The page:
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Facebook past too public for comfort? Here’s what to do

If you’re terrified about the visibility of your Facebook past, we have a few expanatory and hopefully calming words of wisdom.


Molly McHugh


Last week, in hopes of further understanding a study focused on how Facebook can cause us the same anguish as real-life embarrassment, I went down Timeline memory lane. What I found wasn’t pretty: a plethora of absurd, banal, and embarrassing back-and-forths on my Wall.

Worse yet, I believe I found private messages accidentally posted to my Timeline, thanks to some sort of system error. This bug was reported to have happened back in 2012, and Facebook has gone to great lengths to explain that these messages were never private. They were Wall exchanges—whether you remember them that way or not.

Despite Facebook’s response, the story has scared the bejesus out of me resonated with readers and other affected Facebook users over the past year. It’s an admittedly scary thing—your once private messages being shared for all to see—and thus there are a lot of questions to be answered. Some of these I’ve repeated in my head over the last few days, and others readers and friends have asked me. So let’s get started.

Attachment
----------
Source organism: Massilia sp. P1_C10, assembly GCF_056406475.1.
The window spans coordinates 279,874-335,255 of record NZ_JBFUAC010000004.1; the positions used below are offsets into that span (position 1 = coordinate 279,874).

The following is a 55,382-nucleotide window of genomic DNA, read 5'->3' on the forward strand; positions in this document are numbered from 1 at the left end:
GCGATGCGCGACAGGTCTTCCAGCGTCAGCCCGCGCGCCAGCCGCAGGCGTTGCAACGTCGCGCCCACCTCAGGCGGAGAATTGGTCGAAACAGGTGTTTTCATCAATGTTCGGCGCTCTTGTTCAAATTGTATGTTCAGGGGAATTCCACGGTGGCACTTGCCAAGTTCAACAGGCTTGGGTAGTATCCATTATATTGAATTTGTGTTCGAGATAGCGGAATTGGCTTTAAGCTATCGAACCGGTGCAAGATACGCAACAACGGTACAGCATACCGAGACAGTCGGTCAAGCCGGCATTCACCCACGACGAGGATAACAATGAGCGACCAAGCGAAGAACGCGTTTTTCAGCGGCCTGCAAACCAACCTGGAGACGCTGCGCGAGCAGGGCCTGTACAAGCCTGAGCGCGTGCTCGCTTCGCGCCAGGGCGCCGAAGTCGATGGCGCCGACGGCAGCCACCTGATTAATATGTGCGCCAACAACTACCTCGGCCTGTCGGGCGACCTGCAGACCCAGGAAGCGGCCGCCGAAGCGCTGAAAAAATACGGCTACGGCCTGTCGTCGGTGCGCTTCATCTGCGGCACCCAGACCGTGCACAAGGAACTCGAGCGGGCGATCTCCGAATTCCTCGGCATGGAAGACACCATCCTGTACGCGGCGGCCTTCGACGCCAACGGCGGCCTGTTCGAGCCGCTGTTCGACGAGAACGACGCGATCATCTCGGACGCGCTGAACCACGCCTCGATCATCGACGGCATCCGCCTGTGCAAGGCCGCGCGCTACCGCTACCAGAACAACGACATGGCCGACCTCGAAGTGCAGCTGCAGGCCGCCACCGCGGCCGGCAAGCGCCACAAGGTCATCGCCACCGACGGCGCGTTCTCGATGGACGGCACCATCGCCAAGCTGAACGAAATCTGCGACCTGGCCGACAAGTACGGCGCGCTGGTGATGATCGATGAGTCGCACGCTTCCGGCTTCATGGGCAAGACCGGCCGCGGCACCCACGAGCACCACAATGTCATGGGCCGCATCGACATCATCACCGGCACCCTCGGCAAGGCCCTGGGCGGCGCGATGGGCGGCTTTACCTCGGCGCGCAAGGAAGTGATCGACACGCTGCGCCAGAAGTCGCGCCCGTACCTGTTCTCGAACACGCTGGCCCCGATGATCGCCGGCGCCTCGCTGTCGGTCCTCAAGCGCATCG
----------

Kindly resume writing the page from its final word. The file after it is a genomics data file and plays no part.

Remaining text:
Why does Facebook say that these aren’t private messages?

Let’s take a trip back in time, to a simpler place—before Facebook Wall comments. The year is… well, any year between 2004 and 2008. The Facebook Wall consists of a few things: your profile, which extensively lists “About Me” info since there’s little else; the photos tagged of you, which were a sort of rite of passage; and eventually your activity (i.e., Molly changed her profile picture; Molly joined 80 groups today). To see the specifics of how people interacted with each other was a little more hidden.

Because of this, Facebook says, we often confuse what were public messages with what are now considered private messages. Because the line between a “message” (something we’ve been taught to interpret as private and more like an email than anything else) and a “comment” (which we associate with a tweet or another type of public remark) was blurred during Facebook’s evolution, there’s been a lot of confusion (and some anger, even).